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A touch of Latin style

image Louie Rodriguez and his wife, Mara, are not just a team in marriage or as parents, but as partners on the dance floor.

SAN ANTONIO - The floors at Project Control heated up when 32-year-old Luis “Louie” Rodriguez joined the company as a project manager recently. Rodriguez and his wife, Mara, have been active in Latin dance since before they were married three years ago.









   Rodriguez credits dance with keeping his marriage going good and strong, and he highly recommends it for marriage counseling. While he loves playing billiards, he notes that he dances to stay married.
    Originally from East Chicago, IN, Rodriguez met Mara at an apartment complex in the Medical Center. He was drawn to her Indiana license plate and struck up a conversation with her only to learn that they had lived their whole lives an hour-and-a-half apart from each other in their home state.
    Before their daughter, Elsie, who is now 2 years old, was born, Mara was campus minister for Our Lady of the Lake University, having earned her master’s degree in pastoral studies from the University of the Incarnate Word. On the side, she was also a ballroom instructor.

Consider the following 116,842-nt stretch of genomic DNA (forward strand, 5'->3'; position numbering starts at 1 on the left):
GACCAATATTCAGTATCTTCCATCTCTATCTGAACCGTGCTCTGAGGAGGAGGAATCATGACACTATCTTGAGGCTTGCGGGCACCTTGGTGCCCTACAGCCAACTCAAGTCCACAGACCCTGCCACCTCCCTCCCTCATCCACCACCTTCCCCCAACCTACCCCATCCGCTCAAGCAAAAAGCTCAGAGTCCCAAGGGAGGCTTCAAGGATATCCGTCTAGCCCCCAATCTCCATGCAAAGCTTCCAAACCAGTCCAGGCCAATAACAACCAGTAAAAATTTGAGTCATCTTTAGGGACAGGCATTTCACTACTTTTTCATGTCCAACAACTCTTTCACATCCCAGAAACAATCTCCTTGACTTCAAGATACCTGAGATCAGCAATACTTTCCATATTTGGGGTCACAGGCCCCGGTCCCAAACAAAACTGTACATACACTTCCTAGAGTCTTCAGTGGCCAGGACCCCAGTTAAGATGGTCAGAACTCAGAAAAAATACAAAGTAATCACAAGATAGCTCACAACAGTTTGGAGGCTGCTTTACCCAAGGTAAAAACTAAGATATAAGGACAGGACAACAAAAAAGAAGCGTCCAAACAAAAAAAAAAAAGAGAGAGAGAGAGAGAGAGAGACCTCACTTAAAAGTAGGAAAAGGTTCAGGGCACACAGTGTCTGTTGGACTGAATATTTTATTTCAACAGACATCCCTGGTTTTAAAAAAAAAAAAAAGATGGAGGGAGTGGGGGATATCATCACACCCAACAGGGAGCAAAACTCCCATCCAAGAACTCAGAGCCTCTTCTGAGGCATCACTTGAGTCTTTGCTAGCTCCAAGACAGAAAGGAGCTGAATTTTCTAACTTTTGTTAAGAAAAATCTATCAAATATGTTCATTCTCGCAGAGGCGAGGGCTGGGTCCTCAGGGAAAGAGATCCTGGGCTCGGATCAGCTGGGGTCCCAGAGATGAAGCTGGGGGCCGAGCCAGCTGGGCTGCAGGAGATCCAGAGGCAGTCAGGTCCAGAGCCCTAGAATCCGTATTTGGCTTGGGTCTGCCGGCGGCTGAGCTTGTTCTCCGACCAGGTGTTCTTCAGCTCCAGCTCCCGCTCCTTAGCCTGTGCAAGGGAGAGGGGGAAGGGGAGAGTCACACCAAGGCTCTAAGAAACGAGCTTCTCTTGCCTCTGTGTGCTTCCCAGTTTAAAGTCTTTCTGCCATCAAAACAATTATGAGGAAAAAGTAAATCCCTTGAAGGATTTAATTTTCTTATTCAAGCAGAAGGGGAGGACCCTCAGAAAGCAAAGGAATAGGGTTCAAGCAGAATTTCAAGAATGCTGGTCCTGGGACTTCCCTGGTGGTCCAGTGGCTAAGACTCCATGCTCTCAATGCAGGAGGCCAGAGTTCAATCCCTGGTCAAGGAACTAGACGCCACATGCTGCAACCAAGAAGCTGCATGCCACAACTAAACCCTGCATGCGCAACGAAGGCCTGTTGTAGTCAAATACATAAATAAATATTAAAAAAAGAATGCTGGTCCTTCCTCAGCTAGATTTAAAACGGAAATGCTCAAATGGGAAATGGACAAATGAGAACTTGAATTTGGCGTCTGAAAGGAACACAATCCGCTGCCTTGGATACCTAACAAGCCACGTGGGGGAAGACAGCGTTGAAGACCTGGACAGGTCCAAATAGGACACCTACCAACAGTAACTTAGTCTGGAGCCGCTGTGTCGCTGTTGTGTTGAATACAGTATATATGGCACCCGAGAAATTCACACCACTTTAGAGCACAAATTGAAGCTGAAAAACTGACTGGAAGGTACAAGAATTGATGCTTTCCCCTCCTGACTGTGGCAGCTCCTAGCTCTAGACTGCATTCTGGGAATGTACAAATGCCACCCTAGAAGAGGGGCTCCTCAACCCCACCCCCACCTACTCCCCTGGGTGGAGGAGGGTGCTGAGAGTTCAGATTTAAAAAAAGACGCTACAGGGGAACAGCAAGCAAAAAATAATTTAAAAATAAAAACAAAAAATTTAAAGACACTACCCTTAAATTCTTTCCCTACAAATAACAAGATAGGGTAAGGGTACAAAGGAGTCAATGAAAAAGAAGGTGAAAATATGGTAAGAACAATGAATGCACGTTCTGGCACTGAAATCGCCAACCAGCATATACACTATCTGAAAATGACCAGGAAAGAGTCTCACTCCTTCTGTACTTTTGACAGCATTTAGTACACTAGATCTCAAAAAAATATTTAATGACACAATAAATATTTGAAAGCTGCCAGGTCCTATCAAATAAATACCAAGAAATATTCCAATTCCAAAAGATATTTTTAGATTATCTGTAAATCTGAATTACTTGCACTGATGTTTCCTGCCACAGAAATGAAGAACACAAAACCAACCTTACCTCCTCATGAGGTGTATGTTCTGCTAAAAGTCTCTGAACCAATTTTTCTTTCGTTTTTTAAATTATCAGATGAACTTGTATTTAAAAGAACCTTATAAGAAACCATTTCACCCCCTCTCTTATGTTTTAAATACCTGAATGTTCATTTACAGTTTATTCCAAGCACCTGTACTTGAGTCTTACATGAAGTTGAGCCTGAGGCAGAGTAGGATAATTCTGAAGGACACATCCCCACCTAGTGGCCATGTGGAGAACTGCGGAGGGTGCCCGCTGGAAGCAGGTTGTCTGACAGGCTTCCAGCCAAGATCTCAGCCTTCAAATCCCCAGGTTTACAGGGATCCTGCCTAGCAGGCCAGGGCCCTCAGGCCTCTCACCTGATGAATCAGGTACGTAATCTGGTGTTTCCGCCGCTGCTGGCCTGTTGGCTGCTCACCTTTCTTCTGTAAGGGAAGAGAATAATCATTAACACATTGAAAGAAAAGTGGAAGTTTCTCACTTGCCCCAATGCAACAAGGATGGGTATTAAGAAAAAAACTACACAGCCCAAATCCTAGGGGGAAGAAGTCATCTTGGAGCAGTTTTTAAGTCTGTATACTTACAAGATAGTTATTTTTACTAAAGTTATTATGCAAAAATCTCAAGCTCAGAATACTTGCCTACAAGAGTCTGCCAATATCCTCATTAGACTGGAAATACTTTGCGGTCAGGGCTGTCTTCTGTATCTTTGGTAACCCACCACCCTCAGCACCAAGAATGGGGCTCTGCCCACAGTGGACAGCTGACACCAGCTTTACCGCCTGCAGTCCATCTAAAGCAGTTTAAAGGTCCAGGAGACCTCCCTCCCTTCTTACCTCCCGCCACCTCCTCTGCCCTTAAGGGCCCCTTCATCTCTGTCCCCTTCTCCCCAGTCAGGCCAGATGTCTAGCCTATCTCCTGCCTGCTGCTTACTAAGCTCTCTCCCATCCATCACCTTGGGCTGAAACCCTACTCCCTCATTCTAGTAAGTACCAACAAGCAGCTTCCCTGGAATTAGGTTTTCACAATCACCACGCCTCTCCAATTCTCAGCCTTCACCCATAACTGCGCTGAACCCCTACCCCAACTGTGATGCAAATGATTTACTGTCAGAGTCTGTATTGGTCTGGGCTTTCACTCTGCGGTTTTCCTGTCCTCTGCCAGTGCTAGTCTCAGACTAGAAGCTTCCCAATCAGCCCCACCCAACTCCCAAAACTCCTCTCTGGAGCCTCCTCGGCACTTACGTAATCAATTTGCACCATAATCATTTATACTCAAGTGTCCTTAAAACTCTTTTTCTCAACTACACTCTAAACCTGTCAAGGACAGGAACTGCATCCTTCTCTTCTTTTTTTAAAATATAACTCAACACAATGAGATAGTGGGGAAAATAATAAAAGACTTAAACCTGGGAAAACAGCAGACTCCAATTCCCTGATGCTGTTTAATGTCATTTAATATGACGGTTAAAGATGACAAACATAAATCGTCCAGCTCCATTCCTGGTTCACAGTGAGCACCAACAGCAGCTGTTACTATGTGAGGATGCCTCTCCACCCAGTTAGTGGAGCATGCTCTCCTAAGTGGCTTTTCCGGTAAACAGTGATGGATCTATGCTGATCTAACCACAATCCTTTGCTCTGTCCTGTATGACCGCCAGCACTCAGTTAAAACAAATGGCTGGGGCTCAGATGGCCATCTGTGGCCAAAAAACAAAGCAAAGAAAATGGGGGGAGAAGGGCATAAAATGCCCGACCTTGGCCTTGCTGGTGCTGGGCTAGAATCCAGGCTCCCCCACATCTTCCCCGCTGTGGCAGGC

Rodriguez spent a lot of time watching Mara dance from the sidelines, and then he decided to take action. He asked Esteban, the owner of Studio One, where Mara used to be an instructor, if he would secretly teach him how to salsa dance so he could surprise her for Valentine’s Day.
    After four months of salsa classes, Rodriguez surprised her by walking her into the studio blindfolded, starting to dance, and removing the blindfold. He recalls that she started crying, and he had to tell her to get it together, because he worked very hard to learn the moves and didn’t want to mess up his footwork.
    Since getting out onto the dance floor, Rodriguez and his wife have become part of Island Touch, a global dance group that learns Latin routines. He and Mara have been doing bachata, a Dominican style of dance.
    They have had many performances in about a year-and-a-half, including several in San Antonio, Dallas, and at the 2016 Salsa Convention at the Grand Hyatt downtown. However, the couple has not performed in six months due to an injury to Mara’s ankle.
    While Rodriguez says that this is not about competing, the dance groups perform amongst other dance groups to show off their different styles, including difficult footwork, which he notes is a specialty of Island Touch.
    Though Rodriguez went into engineering initially intent on becoming an astronaut, he wound up on a career path closer to the earth, and now he’s helping to build structures out of that earth and managing to float on air with his feet still on the ground. –mh

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Mary Hazlett mary@constructionnews.net